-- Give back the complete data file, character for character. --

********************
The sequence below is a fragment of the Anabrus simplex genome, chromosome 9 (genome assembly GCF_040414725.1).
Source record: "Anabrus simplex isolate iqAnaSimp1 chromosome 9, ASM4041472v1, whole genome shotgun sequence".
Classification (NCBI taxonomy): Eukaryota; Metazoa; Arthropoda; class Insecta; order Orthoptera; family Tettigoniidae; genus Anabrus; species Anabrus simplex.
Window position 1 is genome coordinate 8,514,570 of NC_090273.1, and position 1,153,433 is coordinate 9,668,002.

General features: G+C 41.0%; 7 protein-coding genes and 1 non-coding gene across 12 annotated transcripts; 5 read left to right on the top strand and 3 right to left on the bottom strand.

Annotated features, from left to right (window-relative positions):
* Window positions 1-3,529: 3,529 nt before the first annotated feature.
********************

The sequence below is a fragment of the Anabrus simplex genome, chromosome 9 (genome assembly GCF_040414725.1).
Source record: "Anabrus simplex isolate iqAnaSimp1 chromosome 9, ASM4041472v1, whole genome shotgun sequence".
Classification (NCBI taxonomy): Eukaryota; Metazoa; Arthropoda; class Insecta; order Orthoptera; family Tettigoniidae; genus Anabrus; species Anabrus simplex.
Window position 1 is genome coordinate 8,514,570 of NC_090273.1, and position 1,153,433 is coordinate 9,668,002.

General features: G+C 41.0%; 7 protein-coding genes and 1 non-coding gene across 12 annotated transcripts; 5 read left to right on the top strand and 3 right to left on the bottom strand.

Annotated features, from left to right (window-relative positions):
* Window positions 1-3,529: 3,529 nt before the first annotated feature.